MAY 5 - Cinco de Mayo

MAY 5 - Cinco de Mayo

Cinco de Mayo (Spanish for "fifth of May") is a regional holiday in Mexico, primarily celebrated in the state of Puebla, with some limited recognition in other parts of Mexico. The holiday commemorates the Mexican army's unlikely victory over French forces at the Battle of Puebla on May 5, 1862, under the leadership of Mexican General Ignacio Zaragoza Seguín.

The Battle was important for at least two reasons. First, although considerably outnumbered, the Mexicans defeated a much better-equipped French army. "This battle was significant in that the 4,000 Mexican soldiers were greatly outnumbered by the well-equipped French army of 8,000 that had not been defeated for almost 50 years." Second, although countries in the Americas have been attacked since May 5, 1862, (Falkland Islands, Pearl Harbor, etc), no country in the Americas has been invaded by an army from another continent since then except for the brief occupation of two of the Alaskan Aleutian Islands by the Japanese army during World War II.

Cinco de Mayo is not "an obligatory federal holiday" in Mexico, but rather a holiday that can be observed voluntarily. While Cinco de Mayo has limited significance nationwide in Mexico, the date is observed in the United States (also voluntarily) and other locations around the world as a celebration of Mexican heritage and pride. A common misconception in the United States is that Cinco de Mayo is Mexico's Independence Day, which actually is September 16 (dieciséis de septiembre in Spanish), the most important national patriotic holiday in Mexico.

History

In 1861, Mexico ceased making interest payments to its main creditors. In response, in late 1861, France (and other European countries) attacked Mexico to try to force payment of this debt. France decided that it would try to take over and occupy Mexico. France was successful at first in its invasion; however, on May 5, 1862, at the city of Puebla, Mexican forces were able to defeat an attack by the larger French army. In the Battle of Puebla, the Mexicans were led by General Ignacio Zaragoza Seguín. Although the Mexican army was victorious over the French at Puebla, the victory only delayed the French advance on Mexico City; a year later, the French occupied Mexico. The French occupying forces placed Maximilian I, Emperor of Mexico on the throne of Mexico in 1864. The French, under U.S. pressure, eventually withdrew in 1866-1867. Maximilian was deposed by President Benito Juarez and executed, five years after the Battle of Puebla.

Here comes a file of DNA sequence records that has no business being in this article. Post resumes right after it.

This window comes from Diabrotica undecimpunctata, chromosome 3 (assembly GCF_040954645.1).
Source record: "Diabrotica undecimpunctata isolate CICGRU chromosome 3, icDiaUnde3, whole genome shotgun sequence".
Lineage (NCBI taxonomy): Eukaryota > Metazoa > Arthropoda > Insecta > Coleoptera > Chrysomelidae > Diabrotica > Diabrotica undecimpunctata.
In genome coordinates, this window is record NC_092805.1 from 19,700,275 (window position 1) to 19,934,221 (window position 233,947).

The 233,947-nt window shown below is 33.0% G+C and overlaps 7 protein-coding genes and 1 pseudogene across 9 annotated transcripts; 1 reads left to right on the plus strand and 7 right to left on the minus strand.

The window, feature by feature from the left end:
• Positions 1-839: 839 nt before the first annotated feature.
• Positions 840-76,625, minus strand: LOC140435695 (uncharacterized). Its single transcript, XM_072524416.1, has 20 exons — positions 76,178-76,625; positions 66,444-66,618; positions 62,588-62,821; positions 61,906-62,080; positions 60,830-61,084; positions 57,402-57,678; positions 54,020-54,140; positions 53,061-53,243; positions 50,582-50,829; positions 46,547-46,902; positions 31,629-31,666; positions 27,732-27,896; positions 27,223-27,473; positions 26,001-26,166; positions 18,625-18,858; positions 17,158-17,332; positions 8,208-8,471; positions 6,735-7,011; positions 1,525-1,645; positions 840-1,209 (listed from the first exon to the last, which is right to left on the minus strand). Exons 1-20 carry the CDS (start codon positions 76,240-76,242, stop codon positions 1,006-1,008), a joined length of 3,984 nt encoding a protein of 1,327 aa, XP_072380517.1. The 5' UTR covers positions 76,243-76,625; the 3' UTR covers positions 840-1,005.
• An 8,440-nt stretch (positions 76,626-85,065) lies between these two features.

History of observance

According to a paper published by the UCLA Center for the Study of Latino Health and Culture about the origin of the observance of Cinco de Mayo in the United States, the modern American focus on the people of the world that day first started in California in the 1860s in response to the resistance to French rule in Mexico. The 2007 paper notes that "The holiday, which has been celebrated in California continuously since 1863, is virtually ignored in Mexico."

Mexico

The holiday of Cinco de Mayo is primarily a regional holiday in Mexico. There is some limited recognition of the holiday in other parts of the country. For the most part the celebrations combine food, music, and dancing.

In Mexico City, like the rest of the Mexican capitals, all the young men who serve the military services pledge allegiance to the Mexican national flag and the institutions that it represents.

United States


In the United States, Cinco de Mayo has taken on a significance beyond that in Mexico. The date is perhaps best recognized in the United States as a date to celebrate the culture and experiences of Americans of Mexican ancestry, much as Columbus Day, St. Patrick's Day, Oktoberfest, and the Chinese New Year are used to celebrate those of Italian, Irish, German, and Chinese ancestry respectively. Similar to those holidays, Cinco de Mayo is observed by many Americans regardless of ethnic origin. Celebrations tend to draw both from traditional Mexican symbols, such as the Virgen de Guadalupe, and from prominent figures of Mexican descent in the United States, including César Chávez. To celebrate, many display Cinco de Mayo banners while school districts hold special events to educate pupils about its historical significance. Special events and celebrations highlight Mexican culture, especially in its music and regional dancing. Examples include baile folklórico and mariachi demonstrations held annually at the Plaza del Pueblo de Los Angeles, near Olvera Street. Commercial interests in the United States have capitalized on the celebration, advertising Mexican products and services, with an emphasis on beverages, foods, and music.

Elsewhere

Events tied to Cinco de Mayo also occur outside Mexico and the United States. For example, a sky-diving club near Vancouver in Canada holds a Cinco de Mayo skydiving event. In the Cayman Islands, in the Caribbean, there is an annual Cinco de Mayo air guitar competition. As far away as the island of Malta, in the Mediterranean Sea, revelers are encouraged to drink Mexican beer on May 5.

From Wikipedia, the free encyclopedia